Thursday, June 30, 2011
You may, however, get unexpected results.
If you make things unpleasant enough, businesses move or shut down...or their vendors cut them off. They refuse to build new or expand operations in your region.
Something about not being captives to be milked for cash. You can tax, but there exists a threshold beyond which the benefits of remaining or expanding in your jurisdiction are outweighed by your tax and regulatory practices.
Catch a clue, eh?
Monday, June 27, 2011
When an entity (public or private) spends more than it takes in, makes every effort to drive revenue sources away, and is de-rated by every reputable credit agency - and then tries to pay its' debts with irredeemable promissory notes....soon or late, folks catch on.
They stop doing business with such a body. They find jobs out of state. They find ways to migrate their businesses out of state. And as jobs and businesses leave, revenue drops...and when California refuses to cut programs to accommodate its newly straitened circumstances, attempting to raise new revenue by increasing taxation...we see another round of flight and failed businesses - the ones that try to stay but could not compete with other businesses operating in friendlier environments.
Yes, Virginia...California can crash'n'burn.
The lights will probably stay on. But I wouldn't give odds against the inner cities burning again as the benefit checks start bouncing, particularly if it's about the time that Officer Friendly's check begins bouncing. Or against doctors refusing to participate in public medical schemes. Or Cartel violence floating across a nearly unguarded border into San Diego and points north.
Being the 6th largest economy doesn't exempt you from economic reality. It just means you leave a much larger crater when you crash.
Seems the D.C. City Government isn't really hip on open meetings...or freedom of the press...or...
And worse yet, D.C. Police are supporting this obscenity...in our nations capital.
Sunday, June 26, 2011
As Farmgirl predicted, the law of unintended consequences strikes...resulting in the closing of slaughterhouses actually INCREASING the suffering of horses.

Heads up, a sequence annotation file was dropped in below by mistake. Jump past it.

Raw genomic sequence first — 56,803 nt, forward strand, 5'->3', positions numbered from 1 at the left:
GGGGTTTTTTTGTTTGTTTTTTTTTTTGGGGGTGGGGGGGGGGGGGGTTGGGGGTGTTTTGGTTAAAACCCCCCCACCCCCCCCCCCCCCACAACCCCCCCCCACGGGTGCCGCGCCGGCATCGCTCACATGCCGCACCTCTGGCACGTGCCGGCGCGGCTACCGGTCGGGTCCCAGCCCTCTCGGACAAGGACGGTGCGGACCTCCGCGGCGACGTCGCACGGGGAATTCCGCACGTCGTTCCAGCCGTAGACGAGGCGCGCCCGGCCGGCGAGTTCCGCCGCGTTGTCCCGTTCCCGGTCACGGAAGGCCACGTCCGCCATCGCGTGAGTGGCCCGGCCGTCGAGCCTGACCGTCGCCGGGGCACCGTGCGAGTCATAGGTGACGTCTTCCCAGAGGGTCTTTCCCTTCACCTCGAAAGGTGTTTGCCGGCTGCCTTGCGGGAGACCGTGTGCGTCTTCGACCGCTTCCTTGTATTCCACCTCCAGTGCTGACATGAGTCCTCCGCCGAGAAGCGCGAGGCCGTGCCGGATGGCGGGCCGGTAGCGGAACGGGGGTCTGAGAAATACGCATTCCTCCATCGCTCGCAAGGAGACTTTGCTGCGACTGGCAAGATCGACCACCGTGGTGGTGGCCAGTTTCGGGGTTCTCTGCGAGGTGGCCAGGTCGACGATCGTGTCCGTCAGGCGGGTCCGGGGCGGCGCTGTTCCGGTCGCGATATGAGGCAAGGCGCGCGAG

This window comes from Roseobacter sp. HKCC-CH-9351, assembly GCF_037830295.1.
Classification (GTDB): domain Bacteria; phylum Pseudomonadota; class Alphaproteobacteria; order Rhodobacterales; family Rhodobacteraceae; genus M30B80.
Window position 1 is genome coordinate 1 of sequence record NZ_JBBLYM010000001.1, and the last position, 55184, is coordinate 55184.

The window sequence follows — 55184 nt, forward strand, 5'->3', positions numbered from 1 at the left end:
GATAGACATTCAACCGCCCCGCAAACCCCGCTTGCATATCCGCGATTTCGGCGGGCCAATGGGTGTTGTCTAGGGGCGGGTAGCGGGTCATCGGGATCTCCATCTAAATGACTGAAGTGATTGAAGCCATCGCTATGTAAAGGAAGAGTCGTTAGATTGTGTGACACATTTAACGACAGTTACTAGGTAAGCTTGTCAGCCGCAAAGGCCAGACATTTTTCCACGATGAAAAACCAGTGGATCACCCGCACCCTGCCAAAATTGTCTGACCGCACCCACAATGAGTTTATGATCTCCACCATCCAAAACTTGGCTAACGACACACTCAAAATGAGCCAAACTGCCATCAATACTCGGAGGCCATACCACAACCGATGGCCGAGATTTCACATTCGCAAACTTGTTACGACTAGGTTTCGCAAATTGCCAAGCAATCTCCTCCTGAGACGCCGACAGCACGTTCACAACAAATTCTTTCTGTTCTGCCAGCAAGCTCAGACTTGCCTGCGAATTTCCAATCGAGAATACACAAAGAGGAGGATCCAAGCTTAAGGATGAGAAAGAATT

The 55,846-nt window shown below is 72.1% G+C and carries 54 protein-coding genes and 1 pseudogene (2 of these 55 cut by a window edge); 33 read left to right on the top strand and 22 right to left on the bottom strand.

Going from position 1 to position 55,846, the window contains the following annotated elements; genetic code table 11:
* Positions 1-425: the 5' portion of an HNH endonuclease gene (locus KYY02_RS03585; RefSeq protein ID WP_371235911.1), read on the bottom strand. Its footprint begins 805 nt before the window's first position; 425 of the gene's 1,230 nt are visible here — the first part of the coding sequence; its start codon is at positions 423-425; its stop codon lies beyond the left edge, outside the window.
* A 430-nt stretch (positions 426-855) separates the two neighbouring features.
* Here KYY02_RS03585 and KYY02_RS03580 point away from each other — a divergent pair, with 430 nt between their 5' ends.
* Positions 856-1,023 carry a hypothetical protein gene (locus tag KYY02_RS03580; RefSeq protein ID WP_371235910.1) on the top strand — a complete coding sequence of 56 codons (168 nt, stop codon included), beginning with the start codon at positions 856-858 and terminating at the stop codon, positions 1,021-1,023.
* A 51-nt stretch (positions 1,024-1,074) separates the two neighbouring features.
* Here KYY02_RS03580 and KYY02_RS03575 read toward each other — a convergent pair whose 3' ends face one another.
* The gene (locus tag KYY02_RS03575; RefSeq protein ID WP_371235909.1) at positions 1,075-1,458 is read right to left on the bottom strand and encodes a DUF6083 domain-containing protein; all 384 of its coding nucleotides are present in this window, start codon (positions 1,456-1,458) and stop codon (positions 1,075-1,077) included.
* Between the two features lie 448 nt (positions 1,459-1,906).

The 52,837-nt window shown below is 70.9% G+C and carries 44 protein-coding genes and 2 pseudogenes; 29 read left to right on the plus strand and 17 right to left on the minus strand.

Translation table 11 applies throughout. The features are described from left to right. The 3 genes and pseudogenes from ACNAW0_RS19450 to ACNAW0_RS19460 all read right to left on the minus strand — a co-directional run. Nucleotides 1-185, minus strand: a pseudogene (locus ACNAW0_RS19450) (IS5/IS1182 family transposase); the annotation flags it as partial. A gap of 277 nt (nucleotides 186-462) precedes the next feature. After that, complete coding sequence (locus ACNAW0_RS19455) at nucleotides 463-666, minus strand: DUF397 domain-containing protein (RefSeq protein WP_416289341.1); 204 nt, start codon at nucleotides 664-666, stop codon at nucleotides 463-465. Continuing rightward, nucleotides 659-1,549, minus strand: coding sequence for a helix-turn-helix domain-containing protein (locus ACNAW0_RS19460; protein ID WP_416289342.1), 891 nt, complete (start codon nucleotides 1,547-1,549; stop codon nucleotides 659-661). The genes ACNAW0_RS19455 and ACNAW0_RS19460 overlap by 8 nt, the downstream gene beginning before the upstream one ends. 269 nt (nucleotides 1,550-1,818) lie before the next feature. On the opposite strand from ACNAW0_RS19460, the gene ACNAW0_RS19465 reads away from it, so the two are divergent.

And we have a DEA agent threatening to sue folks for revealing his foolishness after he declared on video, in a high school classroom, that he was the only one in the room competent to carry a firearm...and proceeded to shoot himself...
Lends a whole new spin to "elitist thug", doesn't it?
After an epic clusterfuck, San Francisco Pride is pulling out of a DEEP hole, both in terms of finances and leadership. Now if Seattle Pride would just do the same....
And from the land of Obama's origin's, we hear an honest voice expressing the views of the Chicago elite...
Speaking of Chicago elitists, meet the new and thoroughly anti-gun Obama nominee to head up BATFE...
And while we're on the subject, we find the BATFE (having promised not to retaliate) busy about the process of retaliating...
Moving along, we have a classic example of political foot-shooting...when California attempts to impose sales tax on out of state retailer Amazon, legislators discover that same action would result in Amazon severing relations with 25,000 "associates" in California and significantly damage San Francisco based Ebay.
Texas may be lighting up our lives...with their own incandescent light bulb production plants...
And a glass staircase? Whatever could go wrong?
I don't recall if I've shared it before, but the dignity and class of our Vice President making Dan Quayle look good.
A liberals view of Sarah Palin and her relationship with the mainstream media...
And from the "c'mon, guys" department....
Ok, that takes care of the light clean-up chores....we'll touch on some of the more substantive stuff later...
However, having staggered across a post in a blog I read fairly regularly (a now-vanished post) gently deriding Pride as counterproductive and continuing with the "why can't they just keep it in their bedrooms" meme, I figured it was time for another meander down History Lane.
Yeargh. Over the years, I've written this post in different words, at different times, and in different places at least five separate times, and I'm really not eager for round VI. However....
Pride didn't happen spontaneously, and it didn't originate in a grandly festive party in a world that celebrated folks of LGBT persuasion. It didn't originate among a bunch of buttoned-down straight-laced LGBT folks campaigning for incremental change - it originated in a decidedly run-down bar in New York, the Stonewall Inn - frequented by drag queens, escorts, and sundry down on their luck gay folks, and was anything but a celebration.
Things were different then. It was 1969 and the times were tumultuous - anti-war protests, the civil rights movement, race riots combined with a hot summer to leave far too many neighborhoods a roiling incendiary stew merely waiting for a spark to detonate it.
It was still common for police to raid LGBT bars and events, beating up patrons and staff before hauling them off on "infamous charges" that ended careers and destroyed lives. It was not especially uncommon for bar owners and event sponsors to pay protection to police in order to ensure they and their patrons would be either not harassed, or harassed less often.
Bashing, though it still occurs today, was far more common and more frequently lethal in those times.
Those who by their very nature ("born outside the closet with the door locked behind them") stood little chance of hiding successfully, were particularly vulnerable - and such were the patrons of the Stonewall Inn. The very existence of gay bars in New York had only been legal since 1965, prior to which the gathering of three or more gay folks in a bar was grounds for that bar to lose its' license.